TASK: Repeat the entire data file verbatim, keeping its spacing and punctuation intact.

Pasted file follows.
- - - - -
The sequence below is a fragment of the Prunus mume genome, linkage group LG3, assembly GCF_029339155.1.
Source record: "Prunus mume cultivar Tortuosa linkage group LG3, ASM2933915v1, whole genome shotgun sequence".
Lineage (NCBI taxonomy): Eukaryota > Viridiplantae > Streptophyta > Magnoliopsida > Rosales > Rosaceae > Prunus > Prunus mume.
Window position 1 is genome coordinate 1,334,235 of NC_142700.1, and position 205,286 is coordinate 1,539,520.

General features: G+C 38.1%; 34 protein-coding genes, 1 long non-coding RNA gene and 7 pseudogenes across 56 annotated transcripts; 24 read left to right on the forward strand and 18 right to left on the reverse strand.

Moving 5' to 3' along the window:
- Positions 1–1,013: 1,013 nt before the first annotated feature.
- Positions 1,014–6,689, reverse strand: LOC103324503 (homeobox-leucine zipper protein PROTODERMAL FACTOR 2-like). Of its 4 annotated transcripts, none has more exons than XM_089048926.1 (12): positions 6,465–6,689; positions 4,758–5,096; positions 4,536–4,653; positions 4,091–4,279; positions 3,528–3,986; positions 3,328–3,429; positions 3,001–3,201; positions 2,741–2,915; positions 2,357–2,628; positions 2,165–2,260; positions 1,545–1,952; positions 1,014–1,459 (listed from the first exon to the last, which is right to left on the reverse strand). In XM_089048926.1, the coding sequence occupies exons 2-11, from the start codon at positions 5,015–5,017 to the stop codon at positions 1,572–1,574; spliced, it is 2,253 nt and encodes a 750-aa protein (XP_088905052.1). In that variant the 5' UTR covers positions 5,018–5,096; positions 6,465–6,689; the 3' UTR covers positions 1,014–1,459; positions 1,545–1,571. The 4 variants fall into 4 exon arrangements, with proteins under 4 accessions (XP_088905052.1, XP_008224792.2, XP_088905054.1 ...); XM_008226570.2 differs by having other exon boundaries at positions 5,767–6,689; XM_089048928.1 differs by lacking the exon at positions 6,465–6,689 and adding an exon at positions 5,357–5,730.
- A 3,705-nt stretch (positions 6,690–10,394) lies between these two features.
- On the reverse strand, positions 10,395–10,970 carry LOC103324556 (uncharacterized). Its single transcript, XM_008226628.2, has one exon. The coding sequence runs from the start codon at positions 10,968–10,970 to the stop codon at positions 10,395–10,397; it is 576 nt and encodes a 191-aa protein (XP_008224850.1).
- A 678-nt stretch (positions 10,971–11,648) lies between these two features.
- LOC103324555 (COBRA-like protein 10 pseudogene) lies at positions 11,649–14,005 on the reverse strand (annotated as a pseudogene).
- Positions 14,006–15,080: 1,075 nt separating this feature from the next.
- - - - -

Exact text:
The sequence below is a fragment of the Prunus mume genome, linkage group LG3, assembly GCF_029339155.1.
Source record: "Prunus mume cultivar Tortuosa linkage group LG3, ASM2933915v1, whole genome shotgun sequence".
Lineage (NCBI taxonomy): Eukaryota > Viridiplantae > Streptophyta > Magnoliopsida > Rosales > Rosaceae > Prunus > Prunus mume.
Window position 1 is genome coordinate 1,334,235 of NC_142700.1, and position 205,286 is coordinate 1,539,520.

General features: G+C 38.1%; 34 protein-coding genes, 1 long non-coding RNA gene and 7 pseudogenes across 56 annotated transcripts; 24 read left to right on the forward strand and 18 right to left on the reverse strand.

Moving 5' to 3' along the window:
- Positions 1–1,013: 1,013 nt before the first annotated feature.
- Positions 1,014–6,689, reverse strand: LOC103324503 (homeobox-leucine zipper protein PROTODERMAL FACTOR 2-like). Of its 4 annotated transcripts, none has more exons than XM_089048926.1 (12): positions 6,465–6,689; positions 4,758–5,096; positions 4,536–4,653; positions 4,091–4,279; positions 3,528–3,986; positions 3,328–3,429; positions 3,001–3,201; positions 2,741–2,915; positions 2,357–2,628; positions 2,165–2,260; positions 1,545–1,952; positions 1,014–1,459 (listed from the first exon to the last, which is right to left on the reverse strand). In XM_089048926.1, the coding sequence occupies exons 2-11, from the start codon at positions 5,015–5,017 to the stop codon at positions 1,572–1,574; spliced, it is 2,253 nt and encodes a 750-aa protein (XP_088905052.1). In that variant the 5' UTR covers positions 5,018–5,096; positions 6,465–6,689; the 3' UTR covers positions 1,014–1,459; positions 1,545–1,571. The 4 variants fall into 4 exon arrangements, with proteins under 4 accessions (XP_088905052.1, XP_008224792.2, XP_088905054.1 ...); XM_008226570.2 differs by having other exon boundaries at positions 5,767–6,689; XM_089048928.1 differs by lacking the exon at positions 6,465–6,689 and adding an exon at positions 5,357–5,730.
- A 3,705-nt stretch (positions 6,690–10,394) lies between these two features.
- On the reverse strand, positions 10,395–10,970 carry LOC103324556 (uncharacterized). Its single transcript, XM_008226628.2, has one exon. The coding sequence runs from the start codon at positions 10,968–10,970 to the stop codon at positions 10,395–10,397; it is 576 nt and encodes a 191-aa protein (XP_008224850.1).
- A 678-nt stretch (positions 10,971–11,648) lies between these two features.
- LOC103324555 (COBRA-like protein 10 pseudogene) lies at positions 11,649–14,005 on the reverse strand (annotated as a pseudogene).
- Positions 14,006–15,080: 1,075 nt separating this feature from the next.